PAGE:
The femur is the largest long bone of the human body and consists of a superior extremity a shaft and an inferior extremity.

The superior extremity presents a neck, which is placed at an obtuse angle (in the female the angle approaches a right angle) to the axis of the bone and is surmounted by the head. This forms more than a hemisphere representing from two thirds to three-fourths of a sphere, and is directed inward and upward.

It is covered with cartilage with the exception of a rough and slightly depressed area somewhat below and to the inner side of the middle to which is firmly attached a peculiar ligament of the hip-joint, the ligamentum teres.

That portion of the bone which forms a constriction immediately below the head and which broadens externally toward the shaft is designated as the neck of the femur and is shaped like an obliquely truncated cylinder, the superior border being about twice as long as the inferior one. The upper extremity of the bone, at the margin of the neck, presents two large, strong protuberances, the trochanters, which receive the attachment of numerous muscles.

The greater trochanter is considerably larger than the lesser one and is situated externally, forming the entire outer portion of the superior extremity of the femur. Its slightly curved apex projects above the femoral neck, and below its apex is situated the trochanteri

The lesser trochanter is a short conical projection which is placed opposite to the greater trochanter upon the inner side of the upper extremity of the femur and is directed somewhat posteriorly. It is much smaller than the great trochanter and is situated as a lower level. The two trochanters are connected upon the anterior surface of the femur by a rough intertrochanteric line (the intertrochanteric line does not actually run to the lesser trochanter, but passes beneath it to the inner lip of the linea aspera), and upon the posterior surface by a distinctly elevated ridge which commences at the apex of the great trochanter, and is the intertrochanteric ridge.

The intertrochanteric line and ridge form the posterior boundary of the neck of the femur. The greater and lesser trochanters give insertion to a large number of muscles.

The shaft is almost cylindrical, although toward its lower extremity it becomes broader and assumes the shape of a three-sided prism with rounded margins. Its anterior and lateral surfaces are strikingly smooth, but the posterior surface presents a rough line, the linea aspera, which is composed of two distinct lips, an inner and outer lip. In the middle of the femur they are closely approximated, but diverge toward both the upper and the lower extremity of the bone, passing toward the trochanters above and to the epicondyles below.

The outer lip of the linea aspera passes upward to a long broad elevation, the gluteal tuberosity (sometimes the gluteal tuberosity develops into a more pronounced projection, the third trochanter), which is usually flat but markedly roughened, and receives the greater portion of the insertion of the glutaeus maximus muscle. The internal lip becomes less distinct as it passes upward and is continuous with the intertrochanteric line. Parallel to the upper part of the inner lip and somewhat to the outer side of it is situated a second rough line, the pectineal line, for the insertion of the pectineus muscle.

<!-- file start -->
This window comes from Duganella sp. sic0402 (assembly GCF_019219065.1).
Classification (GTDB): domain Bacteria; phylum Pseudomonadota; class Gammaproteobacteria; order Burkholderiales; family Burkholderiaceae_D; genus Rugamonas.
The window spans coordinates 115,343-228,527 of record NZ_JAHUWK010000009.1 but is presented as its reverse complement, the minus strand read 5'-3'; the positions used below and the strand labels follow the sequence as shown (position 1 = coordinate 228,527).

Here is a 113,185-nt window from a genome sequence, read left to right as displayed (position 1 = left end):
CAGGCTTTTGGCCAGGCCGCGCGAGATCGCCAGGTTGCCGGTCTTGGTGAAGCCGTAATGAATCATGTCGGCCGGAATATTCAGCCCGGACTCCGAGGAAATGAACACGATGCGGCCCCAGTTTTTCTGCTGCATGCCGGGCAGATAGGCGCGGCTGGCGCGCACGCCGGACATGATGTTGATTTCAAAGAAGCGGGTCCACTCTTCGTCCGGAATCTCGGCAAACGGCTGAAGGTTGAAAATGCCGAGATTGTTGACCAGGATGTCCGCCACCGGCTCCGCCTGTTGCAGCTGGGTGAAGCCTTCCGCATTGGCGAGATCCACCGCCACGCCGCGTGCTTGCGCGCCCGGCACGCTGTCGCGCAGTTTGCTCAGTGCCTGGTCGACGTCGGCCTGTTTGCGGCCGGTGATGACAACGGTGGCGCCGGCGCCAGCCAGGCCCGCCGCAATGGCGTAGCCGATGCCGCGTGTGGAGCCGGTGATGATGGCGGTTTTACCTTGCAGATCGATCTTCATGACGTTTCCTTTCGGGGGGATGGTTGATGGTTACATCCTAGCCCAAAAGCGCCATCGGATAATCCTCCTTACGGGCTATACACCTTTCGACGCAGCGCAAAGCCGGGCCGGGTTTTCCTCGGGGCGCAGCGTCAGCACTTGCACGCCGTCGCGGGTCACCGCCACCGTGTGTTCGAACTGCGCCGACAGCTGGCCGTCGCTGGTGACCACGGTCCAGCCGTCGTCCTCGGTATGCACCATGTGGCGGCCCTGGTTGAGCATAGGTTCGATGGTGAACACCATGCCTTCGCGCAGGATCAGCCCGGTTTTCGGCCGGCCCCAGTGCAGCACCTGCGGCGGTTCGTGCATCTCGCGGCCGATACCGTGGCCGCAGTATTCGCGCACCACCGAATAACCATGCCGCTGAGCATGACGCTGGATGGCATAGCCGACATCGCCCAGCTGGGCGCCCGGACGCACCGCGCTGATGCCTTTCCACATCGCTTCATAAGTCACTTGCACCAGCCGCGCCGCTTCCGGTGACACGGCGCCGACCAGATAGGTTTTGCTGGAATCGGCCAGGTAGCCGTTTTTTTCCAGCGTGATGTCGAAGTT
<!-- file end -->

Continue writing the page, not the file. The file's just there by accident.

Toward the lower extremity of the femur the two lips of the linea aspera gradually diverge and form the boundaries of an almost plane triangular area upon the posterior surface of the bone, the popliteal surface. Upon the line, above its middle, there are usually one or more nutrient foramina which lead into canals pursuing a distinct upward (proximal) direction.

The shaft of the femur exhibits a distinct curvature, which is convex anteriorly, and upon its anterior broad portion there may be distinguished an antero-internal, an antero-external, and a posterior surface. The linea aspera furnishes either the origin or the insertion for a large number of muscles.

The inferior extremity of the femur is very broad, and presents two convex condyles, a larger internal condyle and a smaller external condyle, which are directed posteriorly and are separated from each other by the intercondyloid fossa, an intercondyloid line separating this fossa from the popliteal surface. Anteriorly the cartilaginous surfaces of both condyles are continuous with an articular surface, the patellar surface, which is concave from side to side and convex from above downward, so that the entire articular surface of the lower end of the femur is shaped somewhat like a horseshoe. Above the condyles upon the lateral surfaces of the lower end of the bone are situated two rough and slightly prominent processes, the epicondyles, which are termed the internal epicondyle and the external epicondyle. The lower portions of the lips of the linea aspera run downward to the epicondyles, which give origin to the gastronemius muscle.

Like most of the long bones, the femur is developed from a diaphyseal and two primary epiphyseal centers. The diaphyseal center appears as early as the seventh week of embryonic life, and while the lower epiphyseal center is usually visible at birth, the center for the head of the femur does not appear until after birth (at the end of the first year). At a later period special epiphyseal centers appear in the greater trochanter (fourth year) and in the lesser trochanter (thirteenth to fourteenth year).

Although the center for the lesser trochanter appears later than any of the other epiphyseal centers, it is the first to unite with the shaft of the femur.

Human Anatomy (1909) by DR. Johannes Sobotta (1869-1945) Professor of Anatomy in the university of Wurzburg.

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